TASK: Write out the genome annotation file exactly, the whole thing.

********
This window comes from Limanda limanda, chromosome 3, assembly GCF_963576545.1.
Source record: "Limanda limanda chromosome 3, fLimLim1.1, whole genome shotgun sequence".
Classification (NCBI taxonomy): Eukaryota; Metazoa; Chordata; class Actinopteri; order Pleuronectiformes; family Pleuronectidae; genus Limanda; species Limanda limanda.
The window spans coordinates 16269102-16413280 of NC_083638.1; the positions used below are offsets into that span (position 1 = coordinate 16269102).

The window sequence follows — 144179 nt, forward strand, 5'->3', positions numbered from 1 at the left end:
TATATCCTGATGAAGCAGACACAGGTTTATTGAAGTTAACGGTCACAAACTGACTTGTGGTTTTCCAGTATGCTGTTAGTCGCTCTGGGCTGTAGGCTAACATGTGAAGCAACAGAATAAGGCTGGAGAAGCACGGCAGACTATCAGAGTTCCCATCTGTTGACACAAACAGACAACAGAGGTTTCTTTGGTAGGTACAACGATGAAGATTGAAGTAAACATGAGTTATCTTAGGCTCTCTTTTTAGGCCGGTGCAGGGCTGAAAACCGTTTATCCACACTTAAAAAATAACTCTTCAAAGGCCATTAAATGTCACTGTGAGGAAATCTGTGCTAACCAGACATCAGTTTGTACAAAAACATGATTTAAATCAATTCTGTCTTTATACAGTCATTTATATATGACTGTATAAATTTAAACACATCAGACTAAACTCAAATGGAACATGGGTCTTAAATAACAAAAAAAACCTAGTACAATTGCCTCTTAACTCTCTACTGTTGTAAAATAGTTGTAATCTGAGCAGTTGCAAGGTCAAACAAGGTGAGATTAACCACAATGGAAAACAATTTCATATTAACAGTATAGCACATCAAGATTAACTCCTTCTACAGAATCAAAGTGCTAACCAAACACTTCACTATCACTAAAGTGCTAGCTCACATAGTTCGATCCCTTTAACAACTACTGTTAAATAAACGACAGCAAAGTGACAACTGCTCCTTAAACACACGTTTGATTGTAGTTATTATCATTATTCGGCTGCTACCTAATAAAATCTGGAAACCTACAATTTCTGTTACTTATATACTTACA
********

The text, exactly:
This window comes from Limanda limanda, chromosome 3, assembly GCF_963576545.1.
Source record: "Limanda limanda chromosome 3, fLimLim1.1, whole genome shotgun sequence".
Classification (NCBI taxonomy): Eukaryota; Metazoa; Chordata; class Actinopteri; order Pleuronectiformes; family Pleuronectidae; genus Limanda; species Limanda limanda.
The window spans coordinates 16269102-16413280 of NC_083638.1; the positions used below are offsets into that span (position 1 = coordinate 16269102).

The window sequence follows — 144179 nt, forward strand, 5'->3', positions numbered from 1 at the left end:
TATATCCTGATGAAGCAGACACAGGTTTATTGAAGTTAACGGTCACAAACTGACTTGTGGTTTTCCAGTATGCTGTTAGTCGCTCTGGGCTGTAGGCTAACATGTGAAGCAACAGAATAAGGCTGGAGAAGCACGGCAGACTATCAGAGTTCCCATCTGTTGACACAAACAGACAACAGAGGTTTCTTTGGTAGGTACAACGATGAAGATTGAAGTAAACATGAGTTATCTTAGGCTCTCTTTTTAGGCCGGTGCAGGGCTGAAAACCGTTTATCCACACTTAAAAAATAACTCTTCAAAGGCCATTAAATGTCACTGTGAGGAAATCTGTGCTAACCAGACATCAGTTTGTACAAAAACATGATTTAAATCAATTCTGTCTTTATACAGTCATTTATATATGACTGTATAAATTTAAACACATCAGACTAAACTCAAATGGAACATGGGTCTTAAATAACAAAAAAAACCTAGTACAATTGCCTCTTAACTCTCTACTGTTGTAAAATAGTTGTAATCTGAGCAGTTGCAAGGTCAAACAAGGTGAGATTAACCACAATGGAAAACAATTTCATATTAACAGTATAGCACATCAAGATTAACTCCTTCTACAGAATCAAAGTGCTAACCAAACACTTCACTATCACTAAAGTGCTAGCTCACATAGTTCGATCCCTTTAACAACTACTGTTAAATAAACGACAGCAAAGTGACAACTGCTCCTTAAACACACGTTTGATTGTAGTTATTATCATTATTCGGCTGCTACCTAATAAAATCTGGAAACCTACAATTTCTGTTACTTATATACTTACA